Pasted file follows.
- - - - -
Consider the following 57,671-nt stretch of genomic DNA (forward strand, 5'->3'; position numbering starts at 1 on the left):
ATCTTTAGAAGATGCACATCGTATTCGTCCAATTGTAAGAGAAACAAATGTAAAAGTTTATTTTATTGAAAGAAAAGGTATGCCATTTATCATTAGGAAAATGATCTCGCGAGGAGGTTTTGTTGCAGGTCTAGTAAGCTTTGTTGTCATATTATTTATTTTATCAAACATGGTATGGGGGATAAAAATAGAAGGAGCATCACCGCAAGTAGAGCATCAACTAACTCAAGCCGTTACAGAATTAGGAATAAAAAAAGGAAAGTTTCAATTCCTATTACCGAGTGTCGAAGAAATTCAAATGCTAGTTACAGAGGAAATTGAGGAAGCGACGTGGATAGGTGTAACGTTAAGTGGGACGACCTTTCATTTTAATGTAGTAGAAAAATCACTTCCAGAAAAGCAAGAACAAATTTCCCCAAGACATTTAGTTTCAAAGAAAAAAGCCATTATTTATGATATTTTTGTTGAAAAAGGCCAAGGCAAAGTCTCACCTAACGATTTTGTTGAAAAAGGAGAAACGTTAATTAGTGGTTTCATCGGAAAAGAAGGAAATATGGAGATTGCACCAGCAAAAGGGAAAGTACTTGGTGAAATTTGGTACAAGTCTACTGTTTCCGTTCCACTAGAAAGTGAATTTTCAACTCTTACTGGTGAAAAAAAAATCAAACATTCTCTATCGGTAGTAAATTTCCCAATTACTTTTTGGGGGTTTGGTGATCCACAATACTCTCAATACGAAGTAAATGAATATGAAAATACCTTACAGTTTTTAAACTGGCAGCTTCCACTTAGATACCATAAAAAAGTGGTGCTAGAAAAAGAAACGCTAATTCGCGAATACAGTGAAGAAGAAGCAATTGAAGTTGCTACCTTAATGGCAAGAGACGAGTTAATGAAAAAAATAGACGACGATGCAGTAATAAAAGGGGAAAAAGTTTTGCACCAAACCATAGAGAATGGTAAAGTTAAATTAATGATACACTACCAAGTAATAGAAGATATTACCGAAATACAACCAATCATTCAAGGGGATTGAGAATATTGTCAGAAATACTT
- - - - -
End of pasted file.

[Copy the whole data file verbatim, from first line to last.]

Consider the following 57,671-nt stretch of genomic DNA (forward strand, 5'->3'; position numbering starts at 1 on the left):
ATCTTTAGAAGATGCACATCGTATTCGTCCAATTGTAAGAGAAACAAATGTAAAAGTTTATTTTATTGAAAGAAAAGGTATGCCATTTATCATTAGGAAAATGATCTCGCGAGGAGGTTTTGTTGCAGGTCTAGTAAGCTTTGTTGTCATATTATTTATTTTATCAAACATGGTATGGGGGATAAAAATAGAAGGAGCATCACCGCAAGTAGAGCATCAACTAACTCAAGCCGTTACAGAATTAGGAATAAAAAAAGGAAAGTTTCAATTCCTATTACCGAGTGTCGAAGAAATTCAAATGCTAGTTACAGAGGAAATTGAGGAAGCGACGTGGATAGGTGTAACGTTAAGTGGGACGACCTTTCATTTTAATGTAGTAGAAAAATCACTTCCAGAAAAGCAAGAACAAATTTCCCCAAGACATTTAGTTTCAAAGAAAAAAGCCATTATTTATGATATTTTTGTTGAAAAAGGCCAAGGCAAAGTCTCACCTAACGATTTTGTTGAAAAAGGAGAAACGTTAATTAGTGGTTTCATCGGAAAAGAAGGAAATATGGAGATTGCACCAGCAAAAGGGAAAGTACTTGGTGAAATTTGGTACAAGTCTACTGTTTCCGTTCCACTAGAAAGTGAATTTTCAACTCTTACTGGTGAAAAAAAAATCAAACATTCTCTATCGGTAGTAAATTTCCCAATTACTTTTTGGGGGTTTGGTGATCCACAATACTCTCAATACGAAGTAAATGAATATGAAAATACCTTACAGTTTTTAAACTGGCAGCTTCCACTTAGATACCATAAAAAAGTGGTGCTAGAAAAAGAAACGCTAATTCGCGAATACAGTGAAGAAGAAGCAATTGAAGTTGCTACCTTAATGGCAAGAGACGAGTTAATGAAAAAAATAGACGACGATGCAGTAATAAAAGGGGAAAAAGTTTTGCACCAAACCATAGAGAATGGTAAAGTTAAATTAATGATACACTACCAAGTAATAGAAGATATTACCGAAATACAACCAATCATTCAAGGGGATTGAGAATATTGTCAGAAATACTT